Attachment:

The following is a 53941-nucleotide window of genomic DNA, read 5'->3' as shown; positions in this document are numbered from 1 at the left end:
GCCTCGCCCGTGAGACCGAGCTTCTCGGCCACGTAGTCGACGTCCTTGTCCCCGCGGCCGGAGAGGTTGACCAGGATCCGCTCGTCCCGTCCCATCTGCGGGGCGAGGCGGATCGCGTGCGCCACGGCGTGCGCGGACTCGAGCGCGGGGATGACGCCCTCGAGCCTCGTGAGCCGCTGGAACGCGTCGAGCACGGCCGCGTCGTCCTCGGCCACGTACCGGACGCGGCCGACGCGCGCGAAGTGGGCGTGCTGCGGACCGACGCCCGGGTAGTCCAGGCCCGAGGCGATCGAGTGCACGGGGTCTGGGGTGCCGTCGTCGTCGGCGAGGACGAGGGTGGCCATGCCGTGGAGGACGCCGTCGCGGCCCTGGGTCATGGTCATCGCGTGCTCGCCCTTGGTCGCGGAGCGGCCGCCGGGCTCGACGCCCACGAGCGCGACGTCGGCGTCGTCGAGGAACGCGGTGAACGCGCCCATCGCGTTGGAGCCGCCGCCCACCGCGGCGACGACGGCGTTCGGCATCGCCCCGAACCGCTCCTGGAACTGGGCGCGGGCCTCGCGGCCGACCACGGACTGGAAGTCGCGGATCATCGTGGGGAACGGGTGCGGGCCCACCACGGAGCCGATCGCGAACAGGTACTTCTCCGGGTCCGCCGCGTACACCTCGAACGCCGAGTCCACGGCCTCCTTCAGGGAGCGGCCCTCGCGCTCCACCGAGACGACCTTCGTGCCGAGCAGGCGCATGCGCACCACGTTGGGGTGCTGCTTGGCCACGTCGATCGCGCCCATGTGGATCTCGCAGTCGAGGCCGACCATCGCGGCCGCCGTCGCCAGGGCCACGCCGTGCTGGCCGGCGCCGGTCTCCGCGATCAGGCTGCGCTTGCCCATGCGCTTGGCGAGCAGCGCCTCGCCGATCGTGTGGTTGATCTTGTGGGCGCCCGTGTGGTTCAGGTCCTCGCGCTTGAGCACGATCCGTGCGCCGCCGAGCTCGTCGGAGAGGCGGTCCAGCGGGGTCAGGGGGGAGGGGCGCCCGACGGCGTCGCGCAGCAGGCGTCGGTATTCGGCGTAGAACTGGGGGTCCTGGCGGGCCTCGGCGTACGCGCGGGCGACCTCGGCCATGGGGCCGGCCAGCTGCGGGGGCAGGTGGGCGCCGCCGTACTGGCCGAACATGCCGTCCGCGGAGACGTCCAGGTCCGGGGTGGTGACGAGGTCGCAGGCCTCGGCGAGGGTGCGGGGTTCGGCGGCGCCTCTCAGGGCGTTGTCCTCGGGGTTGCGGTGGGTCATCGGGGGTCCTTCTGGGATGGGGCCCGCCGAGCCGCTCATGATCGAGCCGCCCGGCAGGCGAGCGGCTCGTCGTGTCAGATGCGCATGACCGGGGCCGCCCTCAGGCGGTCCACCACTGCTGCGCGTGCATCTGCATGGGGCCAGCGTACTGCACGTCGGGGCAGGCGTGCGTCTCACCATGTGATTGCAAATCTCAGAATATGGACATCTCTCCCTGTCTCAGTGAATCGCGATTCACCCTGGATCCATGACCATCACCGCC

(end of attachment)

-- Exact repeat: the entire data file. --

The following is a 53941-nucleotide window of genomic DNA, read 5'->3' as shown; positions in this document are numbered from 1 at the left end:
GCCTCGCCCGTGAGACCGAGCTTCTCGGCCACGTAGTCGACGTCCTTGTCCCCGCGGCCGGAGAGGTTGACCAGGATCCGCTCGTCCCGTCCCATCTGCGGGGCGAGGCGGATCGCGTGCGCCACGGCGTGCGCGGACTCGAGCGCGGGGATGACGCCCTCGAGCCTCGTGAGCCGCTGGAACGCGTCGAGCACGGCCGCGTCGTCCTCGGCCACGTACCGGACGCGGCCGACGCGCGCGAAGTGGGCGTGCTGCGGACCGACGCCCGGGTAGTCCAGGCCCGAGGCGATCGAGTGCACGGGGTCTGGGGTGCCGTCGTCGTCGGCGAGGACGAGGGTGGCCATGCCGTGGAGGACGCCGTCGCGGCCCTGGGTCATGGTCATCGCGTGCTCGCCCTTGGTCGCGGAGCGGCCGCCGGGCTCGACGCCCACGAGCGCGACGTCGGCGTCGTCGAGGAACGCGGTGAACGCGCCCATCGCGTTGGAGCCGCCGCCCACCGCGGCGACGACGGCGTTCGGCATCGCCCCGAACCGCTCCTGGAACTGGGCGCGGGCCTCGCGGCCGACCACGGACTGGAAGTCGCGGATCATCGTGGGGAACGGGTGCGGGCCCACCACGGAGCCGATCGCGAACAGGTACTTCTCCGGGTCCGCCGCGTACACCTCGAACGCCGAGTCCACGGCCTCCTTCAGGGAGCGGCCCTCGCGCTCCACCGAGACGACCTTCGTGCCGAGCAGGCGCATGCGCACCACGTTGGGGTGCTGCTTGGCCACGTCGATCGCGCCCATGTGGATCTCGCAGTCGAGGCCGACCATCGCGGCCGCCGTCGCCAGGGCCACGCCGTGCTGGCCGGCGCCGGTCTCCGCGATCAGGCTGCGCTTGCCCATGCGCTTGGCGAGCAGCGCCTCGCCGATCGTGTGGTTGATCTTGTGGGCGCCCGTGTGGTTCAGGTCCTCGCGCTTGAGCACGATCCGTGCGCCGCCGAGCTCGTCGGAGAGGCGGTCCAGCGGGGTCAGGGGGGAGGGGCGCCCGACGGCGTCGCGCAGCAGGCGTCGGTATTCGGCGTAGAACTGGGGGTCCTGGCGGGCCTCGGCGTACGCGCGGGCGACCTCGGCCATGGGGCCGGCCAGCTGCGGGGGCAGGTGGGCGCCGCCGTACTGGCCGAACATGCCGTCCGCGGAGACGTCCAGGTCCGGGGTGGTGACGAGGTCGCAGGCCTCGGCGAGGGTGCGGGGTTCGGCGGCGCCTCTCAGGGCGTTGTCCTCGGGGTTGCGGTGGGTCATCGGGGGTCCTTCTGGGATGGGGCCCGCCGAGCCGCTCATGATCGAGCCGCCCGGCAGGCGAGCGGCTCGTCGTGTCAGATGCGCATGACCGGGGCCGCCCTCAGGCGGTCCACCACTGCTGCGCGTGCATCTGCATGGGGCCAGCGTACTGCACGTCGGGGCAGGCGTGCGTCTCACCATGTGATTGCAAATCTCAGAATATGGACATCTCTCCCTGTCTCAGTGAATCGCGATTCACCCTGGATCCATGACCATCACCGCC